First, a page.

Sandy,

    The Digital Black & White list on Yahoo will be the best place to pose your question, IMO. They are an old and veneralble group of monochrome digital practitioners such as Tyler Boley and Jon Cone, just to name two names.

    Don
    Tyler Boley has a great reputation for inkjet printing but so far as I know he never worked with digital negatives. I had a good exchange of pms with Jon Cone that was very helpful, but he does not have profiles for Pictorico for the 7600. He suggested that I could take the master profile for the 4000, which has the same ink set, and adjust it for the 7600. I don't think this will be too difficult, especially now that I understand the role of gama adjustment, thanks to Ron and Clay.

    Sandy

  8. #8

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    That's pretty interesting news. I like the concept of a digital neg printer with a largely monochrome inkset. I ran an 1800 that way for a while with hand filled cartridges using mixed Epson blacks and yellow. Worked pretty well but hard to keep the mixtures consistent.

    Do you think the 7600 will hack it, Sandy? I was under the impression that people had found that generation of printers too prone to banding? Nice if it works as they are cheap and indestructible.

  9. #9

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    Quote Originally Posted by Ben Altman View Post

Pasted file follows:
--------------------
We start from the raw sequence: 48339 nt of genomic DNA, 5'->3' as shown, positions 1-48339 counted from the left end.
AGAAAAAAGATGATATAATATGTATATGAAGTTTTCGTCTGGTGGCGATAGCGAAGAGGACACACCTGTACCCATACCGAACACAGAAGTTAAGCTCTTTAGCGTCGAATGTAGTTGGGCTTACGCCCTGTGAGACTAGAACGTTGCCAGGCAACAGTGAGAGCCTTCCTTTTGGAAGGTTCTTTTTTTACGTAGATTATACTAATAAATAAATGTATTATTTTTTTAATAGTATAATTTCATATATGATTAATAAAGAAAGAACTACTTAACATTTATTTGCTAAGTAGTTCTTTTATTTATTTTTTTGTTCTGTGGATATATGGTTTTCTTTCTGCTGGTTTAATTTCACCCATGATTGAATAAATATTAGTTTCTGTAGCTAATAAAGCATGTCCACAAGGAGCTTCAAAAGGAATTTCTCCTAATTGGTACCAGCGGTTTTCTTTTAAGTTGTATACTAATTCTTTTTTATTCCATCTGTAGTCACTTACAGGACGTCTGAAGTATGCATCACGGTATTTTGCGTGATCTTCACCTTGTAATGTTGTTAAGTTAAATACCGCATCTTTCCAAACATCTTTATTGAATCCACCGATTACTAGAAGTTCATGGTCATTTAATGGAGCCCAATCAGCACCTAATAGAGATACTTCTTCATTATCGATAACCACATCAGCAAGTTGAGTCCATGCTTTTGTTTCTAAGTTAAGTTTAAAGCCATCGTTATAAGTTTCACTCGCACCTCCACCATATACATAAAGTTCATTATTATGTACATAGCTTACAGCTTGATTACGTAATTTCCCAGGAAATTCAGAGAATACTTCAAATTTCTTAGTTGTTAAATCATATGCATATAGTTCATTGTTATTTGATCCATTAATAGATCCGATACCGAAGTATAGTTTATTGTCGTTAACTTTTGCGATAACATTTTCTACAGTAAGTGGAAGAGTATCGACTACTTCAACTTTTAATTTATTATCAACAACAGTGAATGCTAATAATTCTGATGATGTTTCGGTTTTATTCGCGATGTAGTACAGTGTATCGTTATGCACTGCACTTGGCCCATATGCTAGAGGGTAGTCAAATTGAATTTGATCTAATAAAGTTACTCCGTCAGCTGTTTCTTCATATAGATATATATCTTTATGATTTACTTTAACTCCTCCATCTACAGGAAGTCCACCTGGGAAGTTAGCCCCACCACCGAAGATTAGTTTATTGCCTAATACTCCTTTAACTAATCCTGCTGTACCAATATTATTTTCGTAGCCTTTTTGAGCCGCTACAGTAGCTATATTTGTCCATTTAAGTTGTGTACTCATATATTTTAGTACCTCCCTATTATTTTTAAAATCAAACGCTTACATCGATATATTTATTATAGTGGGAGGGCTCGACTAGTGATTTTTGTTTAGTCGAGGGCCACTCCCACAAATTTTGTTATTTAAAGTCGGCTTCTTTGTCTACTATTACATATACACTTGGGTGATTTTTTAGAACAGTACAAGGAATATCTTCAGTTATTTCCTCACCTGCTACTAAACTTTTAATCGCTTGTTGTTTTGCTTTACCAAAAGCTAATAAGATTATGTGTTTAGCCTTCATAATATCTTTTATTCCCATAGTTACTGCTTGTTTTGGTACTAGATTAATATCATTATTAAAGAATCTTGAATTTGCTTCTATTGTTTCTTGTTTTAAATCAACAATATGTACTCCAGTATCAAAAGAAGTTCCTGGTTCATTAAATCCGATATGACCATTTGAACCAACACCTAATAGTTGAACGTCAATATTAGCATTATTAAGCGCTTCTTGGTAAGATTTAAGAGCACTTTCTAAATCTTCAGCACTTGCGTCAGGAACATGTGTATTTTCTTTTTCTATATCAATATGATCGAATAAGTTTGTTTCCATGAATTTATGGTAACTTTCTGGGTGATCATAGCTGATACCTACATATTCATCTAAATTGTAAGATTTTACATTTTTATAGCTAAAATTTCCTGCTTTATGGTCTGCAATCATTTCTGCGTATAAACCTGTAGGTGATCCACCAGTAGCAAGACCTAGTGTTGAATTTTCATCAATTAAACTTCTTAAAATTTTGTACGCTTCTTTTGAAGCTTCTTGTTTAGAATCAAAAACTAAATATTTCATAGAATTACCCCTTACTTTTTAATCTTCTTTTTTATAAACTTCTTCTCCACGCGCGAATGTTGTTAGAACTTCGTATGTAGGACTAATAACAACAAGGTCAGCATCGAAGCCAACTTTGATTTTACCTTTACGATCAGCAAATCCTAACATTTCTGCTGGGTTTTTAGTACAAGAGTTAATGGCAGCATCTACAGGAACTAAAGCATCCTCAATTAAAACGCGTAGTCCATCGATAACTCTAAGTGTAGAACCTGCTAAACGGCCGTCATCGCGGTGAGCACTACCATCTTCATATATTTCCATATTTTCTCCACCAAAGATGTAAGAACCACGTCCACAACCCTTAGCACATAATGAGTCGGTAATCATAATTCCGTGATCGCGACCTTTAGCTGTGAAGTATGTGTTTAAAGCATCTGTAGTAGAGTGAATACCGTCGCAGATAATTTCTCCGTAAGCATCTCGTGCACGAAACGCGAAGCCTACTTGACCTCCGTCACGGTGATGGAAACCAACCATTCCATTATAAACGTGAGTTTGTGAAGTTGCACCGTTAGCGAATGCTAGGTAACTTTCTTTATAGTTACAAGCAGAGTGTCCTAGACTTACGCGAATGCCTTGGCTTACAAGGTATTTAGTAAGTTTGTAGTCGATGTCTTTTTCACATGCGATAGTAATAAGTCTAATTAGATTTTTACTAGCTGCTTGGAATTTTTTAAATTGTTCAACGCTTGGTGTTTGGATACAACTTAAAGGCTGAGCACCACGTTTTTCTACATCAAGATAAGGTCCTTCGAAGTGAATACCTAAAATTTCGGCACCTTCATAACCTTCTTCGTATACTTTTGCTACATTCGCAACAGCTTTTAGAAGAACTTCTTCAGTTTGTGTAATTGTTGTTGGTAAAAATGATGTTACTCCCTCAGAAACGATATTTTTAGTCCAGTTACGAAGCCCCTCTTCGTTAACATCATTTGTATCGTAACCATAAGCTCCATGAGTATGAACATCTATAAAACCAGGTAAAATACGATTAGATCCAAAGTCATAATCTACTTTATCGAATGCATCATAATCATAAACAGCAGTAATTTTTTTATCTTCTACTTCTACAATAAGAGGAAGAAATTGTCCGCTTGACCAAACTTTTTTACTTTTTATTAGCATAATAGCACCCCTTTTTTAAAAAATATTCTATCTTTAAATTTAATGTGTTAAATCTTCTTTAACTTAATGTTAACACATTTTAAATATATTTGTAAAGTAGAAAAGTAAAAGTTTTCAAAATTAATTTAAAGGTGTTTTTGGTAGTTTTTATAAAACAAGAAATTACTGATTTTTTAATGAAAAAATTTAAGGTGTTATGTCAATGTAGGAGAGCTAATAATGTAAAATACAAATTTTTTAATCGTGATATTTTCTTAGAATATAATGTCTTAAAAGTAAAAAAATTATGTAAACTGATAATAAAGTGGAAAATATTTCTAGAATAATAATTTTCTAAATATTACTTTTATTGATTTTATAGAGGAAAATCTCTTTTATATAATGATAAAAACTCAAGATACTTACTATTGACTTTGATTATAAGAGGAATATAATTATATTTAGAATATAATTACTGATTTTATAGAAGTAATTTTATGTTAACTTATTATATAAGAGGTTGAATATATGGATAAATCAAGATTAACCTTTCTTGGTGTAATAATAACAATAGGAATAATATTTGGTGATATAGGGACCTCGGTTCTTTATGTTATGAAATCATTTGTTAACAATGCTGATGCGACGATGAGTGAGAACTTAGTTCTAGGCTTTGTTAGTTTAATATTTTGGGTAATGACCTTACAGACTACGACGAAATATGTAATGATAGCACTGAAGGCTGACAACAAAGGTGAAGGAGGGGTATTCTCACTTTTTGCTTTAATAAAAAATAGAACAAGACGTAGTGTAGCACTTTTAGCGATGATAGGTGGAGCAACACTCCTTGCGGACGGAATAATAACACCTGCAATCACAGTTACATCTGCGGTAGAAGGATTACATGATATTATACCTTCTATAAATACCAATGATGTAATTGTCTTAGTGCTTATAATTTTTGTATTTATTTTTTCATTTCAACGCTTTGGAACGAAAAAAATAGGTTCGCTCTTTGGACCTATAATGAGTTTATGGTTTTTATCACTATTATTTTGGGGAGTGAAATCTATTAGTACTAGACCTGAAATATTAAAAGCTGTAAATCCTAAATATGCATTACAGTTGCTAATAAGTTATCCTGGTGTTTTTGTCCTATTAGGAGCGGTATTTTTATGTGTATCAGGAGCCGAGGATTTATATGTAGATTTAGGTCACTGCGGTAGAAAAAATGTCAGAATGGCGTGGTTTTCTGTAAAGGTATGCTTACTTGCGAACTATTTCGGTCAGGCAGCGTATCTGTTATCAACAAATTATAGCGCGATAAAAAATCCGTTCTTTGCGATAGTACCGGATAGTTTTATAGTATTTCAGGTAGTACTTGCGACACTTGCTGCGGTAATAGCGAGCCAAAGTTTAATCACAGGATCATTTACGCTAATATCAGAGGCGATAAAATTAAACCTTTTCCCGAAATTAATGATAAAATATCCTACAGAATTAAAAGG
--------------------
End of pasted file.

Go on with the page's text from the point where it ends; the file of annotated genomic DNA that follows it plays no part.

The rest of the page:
That's pretty interesting news. I like the concept of a digital neg printer with a largely monochrome inkset. I ran an 1800 that way for a while with hand filled cartridges using mixed Epson blacks and yellow. Worked pretty well but hard to keep the mixtures consistent.

    Do you think the 7600 will hack it, Sandy? I was under the impression that people had found that generation of printers too prone to banding? Nice if it works as they are cheap and indestructible.
    Ben,

    The attraction of Piezography for digital negatives is based on the fact that one gets higher resolution in printing in monochrome with the Piezography inks that uses seven shades of black than with color inks. At one time I owned an Epson 2200 and verified this for myself with a K7 Piezography set, though unfortunately it did not work for my digital negatives b because the inks did not stick well to Pictorico and other OHPs.

    There is a good probability that the banding issue with that generation of printers, which included the 2200, 4000, 7600 and 9600, will be eliminated with the use of seven shades of black. But even if banding is not entirely eliminated I tend to print images in carbon transfer that don't show the artifacts of banding. For example, the type of image that works best for me in carbon is one that has an abundance of texture and detail and avoids large areas of smooth tonal values. I made many very nice carbon prints from negatives from the Epson 2200 by choice of image, even though the printer did produce banding in there were even tonal areas of very high Dmax on the negative.

    In any event this is not much of a risk for me as the cost of the printer and setting it up with the Piezography set worked out to be less than the price of a new Epson 3880, and I can always use it to make high quality matte inkjet prints up to twenty-four inches wide!!

    Sandy
    Last edited by sanking; 10-02-2010 at 12:09 PM.

  10. #10

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    I've wanted to do something like this for a while, but with a second 3880 and the warm neutral K7 inks. The $300 rebate on the 3880 goes a ways in covering the 4oz K7 set, but still just too steep right now. Anyway, really looking forward to hearing how it works out for you, I hadn't thought of trying an older printer model.